For many years now there has been a certain stigma associated with wines having a screw-top closure. They were felt to be slightly inferior to the overwhelming majority of wines who followed the centuries old tradition of using the cork as a seal. The problem with the cork is that it is a living organism and can change over time. Sometimes these changes are not for the better and they result in cork “taint” which has ruined many a bottle of good wine. Some claim as many as 2% of all wines are contaminated by bad corks. In an effort to solve the problem, some wineries began using synthetic corks while others tried the screw cap.
Well, if your image of wines with a screw cap was right up there with boxed and bagged wines you can forget that association. An article in the current issue of Wine Spectator Magazine (May 31, 2010) by Harvey Steiman reports on the results of a ten year study by the Australian Wine Research Institute (AWRI). “The trial used 14 different closures including corks, synthetic corks and screw caps on thousands of bottles of the same wine, a 1999 Clare Semillon made at Leasingham. Once a year the testers would open bottles to analyze and taste a range of wines in the lab.”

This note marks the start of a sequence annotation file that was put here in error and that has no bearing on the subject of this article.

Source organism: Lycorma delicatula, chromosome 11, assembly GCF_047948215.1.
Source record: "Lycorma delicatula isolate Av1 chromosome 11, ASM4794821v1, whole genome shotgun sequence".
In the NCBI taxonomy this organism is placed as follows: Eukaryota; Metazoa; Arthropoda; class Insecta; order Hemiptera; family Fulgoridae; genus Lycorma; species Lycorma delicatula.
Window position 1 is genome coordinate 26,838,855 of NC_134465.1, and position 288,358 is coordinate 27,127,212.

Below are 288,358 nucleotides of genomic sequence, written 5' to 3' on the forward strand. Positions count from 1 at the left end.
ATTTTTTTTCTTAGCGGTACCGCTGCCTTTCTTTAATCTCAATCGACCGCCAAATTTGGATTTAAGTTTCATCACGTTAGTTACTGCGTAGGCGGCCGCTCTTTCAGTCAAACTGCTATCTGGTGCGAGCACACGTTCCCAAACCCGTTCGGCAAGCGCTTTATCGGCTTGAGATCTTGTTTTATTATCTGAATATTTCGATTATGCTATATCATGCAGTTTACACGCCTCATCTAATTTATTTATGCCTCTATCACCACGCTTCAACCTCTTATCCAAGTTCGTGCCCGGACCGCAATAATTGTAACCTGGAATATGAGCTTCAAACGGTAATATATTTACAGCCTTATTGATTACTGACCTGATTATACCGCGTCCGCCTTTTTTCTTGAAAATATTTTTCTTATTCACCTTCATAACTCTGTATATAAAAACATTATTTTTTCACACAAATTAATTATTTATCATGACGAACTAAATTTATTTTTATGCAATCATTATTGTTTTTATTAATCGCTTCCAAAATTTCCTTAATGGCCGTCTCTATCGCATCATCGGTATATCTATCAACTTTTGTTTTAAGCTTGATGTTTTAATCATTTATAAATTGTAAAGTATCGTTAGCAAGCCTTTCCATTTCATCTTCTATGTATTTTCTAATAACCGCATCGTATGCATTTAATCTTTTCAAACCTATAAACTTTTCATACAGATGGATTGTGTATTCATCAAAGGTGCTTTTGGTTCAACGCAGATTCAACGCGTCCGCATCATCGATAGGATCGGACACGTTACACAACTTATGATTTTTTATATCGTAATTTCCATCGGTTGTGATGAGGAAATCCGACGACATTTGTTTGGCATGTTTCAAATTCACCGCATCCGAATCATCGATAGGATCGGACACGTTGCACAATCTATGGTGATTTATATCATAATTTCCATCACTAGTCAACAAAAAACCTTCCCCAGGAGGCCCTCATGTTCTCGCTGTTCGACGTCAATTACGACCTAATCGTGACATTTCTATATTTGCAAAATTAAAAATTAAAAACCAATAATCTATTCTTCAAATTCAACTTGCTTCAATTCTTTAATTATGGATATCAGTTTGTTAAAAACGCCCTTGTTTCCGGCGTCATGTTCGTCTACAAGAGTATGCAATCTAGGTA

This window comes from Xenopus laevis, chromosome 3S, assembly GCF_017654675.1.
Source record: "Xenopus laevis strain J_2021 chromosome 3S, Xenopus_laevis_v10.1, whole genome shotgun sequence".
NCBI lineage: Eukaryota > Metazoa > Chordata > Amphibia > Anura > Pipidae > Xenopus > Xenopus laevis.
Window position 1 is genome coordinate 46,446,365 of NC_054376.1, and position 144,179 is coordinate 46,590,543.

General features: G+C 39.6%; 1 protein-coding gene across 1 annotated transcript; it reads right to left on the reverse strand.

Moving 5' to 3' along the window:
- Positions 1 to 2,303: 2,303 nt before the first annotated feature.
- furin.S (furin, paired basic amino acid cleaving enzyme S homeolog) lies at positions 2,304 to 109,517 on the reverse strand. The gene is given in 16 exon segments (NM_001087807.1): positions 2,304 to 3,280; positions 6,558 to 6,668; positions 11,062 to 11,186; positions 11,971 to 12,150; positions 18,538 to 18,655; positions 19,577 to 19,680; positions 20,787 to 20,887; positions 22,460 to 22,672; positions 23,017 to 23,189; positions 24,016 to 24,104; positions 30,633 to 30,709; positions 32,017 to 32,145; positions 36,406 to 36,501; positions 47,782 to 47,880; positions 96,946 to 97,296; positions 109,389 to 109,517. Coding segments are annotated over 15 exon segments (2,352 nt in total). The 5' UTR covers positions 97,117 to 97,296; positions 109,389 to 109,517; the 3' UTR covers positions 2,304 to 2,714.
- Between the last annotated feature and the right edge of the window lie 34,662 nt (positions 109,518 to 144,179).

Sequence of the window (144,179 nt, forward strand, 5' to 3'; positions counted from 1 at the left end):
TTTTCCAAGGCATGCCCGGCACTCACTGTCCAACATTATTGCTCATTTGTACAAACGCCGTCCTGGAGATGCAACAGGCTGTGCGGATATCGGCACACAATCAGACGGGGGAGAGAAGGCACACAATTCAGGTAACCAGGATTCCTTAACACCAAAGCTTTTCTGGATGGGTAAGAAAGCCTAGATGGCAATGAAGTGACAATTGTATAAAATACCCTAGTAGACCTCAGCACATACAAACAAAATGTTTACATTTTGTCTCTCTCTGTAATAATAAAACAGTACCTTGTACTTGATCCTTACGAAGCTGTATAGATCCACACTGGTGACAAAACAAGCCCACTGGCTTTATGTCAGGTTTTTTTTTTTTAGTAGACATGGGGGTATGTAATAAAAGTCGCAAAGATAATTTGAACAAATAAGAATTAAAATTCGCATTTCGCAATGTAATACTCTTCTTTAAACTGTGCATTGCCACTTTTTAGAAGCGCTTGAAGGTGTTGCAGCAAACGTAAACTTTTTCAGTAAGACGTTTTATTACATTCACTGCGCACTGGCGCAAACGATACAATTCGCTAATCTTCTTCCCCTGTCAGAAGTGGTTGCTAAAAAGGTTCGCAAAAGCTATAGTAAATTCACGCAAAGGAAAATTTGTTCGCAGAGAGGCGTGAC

The picture on the left shows the wines at various points during the testing from 2 years on the top to 10 years on the bottom row. The wine on the far left in each row is the bottle of Semillon with the screw cap closure. Researchers reported that only the screw cap bottles were wonderful to drink after ten years. Most of the bottles with other closers were “completely undrinkable”.
So much for pre-conceived notions.